Studying counter-constitutions ethnographically involves finding “strategic research sites,” sites that are particularly likely to illuminate how these counter-constitutional cultures emerge and spread.   Counter-constitutions often begin on the margins of society, where those who have felt excluded from existing power arrangements gather.   But sometimes they explode into the center of a political community by appearing as an insurgent political party.    To see deeply into these counter-constitutional movements,  one must explore the meanings that these counter-constitutional players are constructing and the ways that they challenge the constitutional order.  

For nearly 30 years now, I have been studying constitutional and counter-constitutional movements in Hungary.  Living there in the 1990s and working inside the Constitutional Court which was busily constructing the dominant constitutionalism, I noticed that one relatively small but vocal party in the Parliament, the Smallholders’ Party, kept insisting on restoring the monarchy – or, if not able to bring back the king, at least recovering the symbols of state of the medieval Kingdom of Hungary.    And so I discovered the Holy Crown of St. Stephen.   The Holy Crown of St. Stephen is, as its advocates say, the crown given by the Pope to the first Christian king of Hungary in the year 1000.   (Turns out, it’s not that but something altogether more interesting.)  For 1000 years now  – or so Crown Defenders say – the Crown has been the “true constitution” of Hungary.    When the new anti-communist constitution was created in Hungary during the twists and turns of the political transformation in 1989-1990, Crown Defenders emerged to argue that Hungary’s historic constitution was illegitimately left behind in that process.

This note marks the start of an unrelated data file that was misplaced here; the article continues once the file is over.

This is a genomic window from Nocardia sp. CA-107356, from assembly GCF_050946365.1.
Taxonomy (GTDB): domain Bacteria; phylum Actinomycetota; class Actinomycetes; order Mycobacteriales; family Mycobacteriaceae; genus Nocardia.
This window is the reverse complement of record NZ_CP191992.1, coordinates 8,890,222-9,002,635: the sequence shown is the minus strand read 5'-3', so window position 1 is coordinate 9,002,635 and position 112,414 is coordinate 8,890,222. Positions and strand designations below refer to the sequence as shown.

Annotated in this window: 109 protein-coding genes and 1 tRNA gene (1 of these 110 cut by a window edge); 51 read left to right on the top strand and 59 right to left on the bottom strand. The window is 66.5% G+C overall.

I wanted to hear more, so I tried to track them down.  Crown Defenders could be found in right-wing bookstores, at nationalist celebrations, and of course on St. Stephen’s Day in countryside parades.  As I followed them and their writings from the 1990s, on, my liberal friends wondered why I diverted my attention from “real constitutionalism.”  I didn’t have a way to describe it then, but I felt that these Crown Defender were onto something important.   They spoke the language of constitutionalism; they referenced a deep bench of (non-academic) historical research and writing about the Crown that many Hungarians knew and appreciated; they struck a chord in popular gatherings and had political ambitions.  They were very serious.  And they insisted that the Crown was the constitution.